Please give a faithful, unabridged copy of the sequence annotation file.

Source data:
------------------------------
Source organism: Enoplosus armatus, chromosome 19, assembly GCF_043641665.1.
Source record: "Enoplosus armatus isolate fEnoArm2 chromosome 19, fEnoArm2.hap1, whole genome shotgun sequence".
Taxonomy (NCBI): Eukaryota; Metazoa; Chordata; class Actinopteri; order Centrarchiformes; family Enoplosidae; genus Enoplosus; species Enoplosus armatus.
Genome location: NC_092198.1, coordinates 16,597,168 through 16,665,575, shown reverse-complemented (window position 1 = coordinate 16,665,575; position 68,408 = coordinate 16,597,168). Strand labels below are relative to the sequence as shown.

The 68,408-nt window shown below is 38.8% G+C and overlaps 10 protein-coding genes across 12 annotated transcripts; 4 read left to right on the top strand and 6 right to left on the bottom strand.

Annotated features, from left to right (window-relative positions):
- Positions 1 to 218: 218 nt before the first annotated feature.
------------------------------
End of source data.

Source organism: Enoplosus armatus, chromosome 19, assembly GCF_043641665.1.
Source record: "Enoplosus armatus isolate fEnoArm2 chromosome 19, fEnoArm2.hap1, whole genome shotgun sequence".
Taxonomy (NCBI): Eukaryota; Metazoa; Chordata; class Actinopteri; order Centrarchiformes; family Enoplosidae; genus Enoplosus; species Enoplosus armatus.
Genome location: NC_092198.1, coordinates 16,597,168 through 16,665,575, shown reverse-complemented (window position 1 = coordinate 16,665,575; position 68,408 = coordinate 16,597,168). Strand labels below are relative to the sequence as shown.

The 68,408-nt window shown below is 38.8% G+C and overlaps 10 protein-coding genes across 12 annotated transcripts; 4 read left to right on the top strand and 6 right to left on the bottom strand.

Annotated features, from left to right (window-relative positions):
- Positions 1 to 218: 218 nt before the first annotated feature.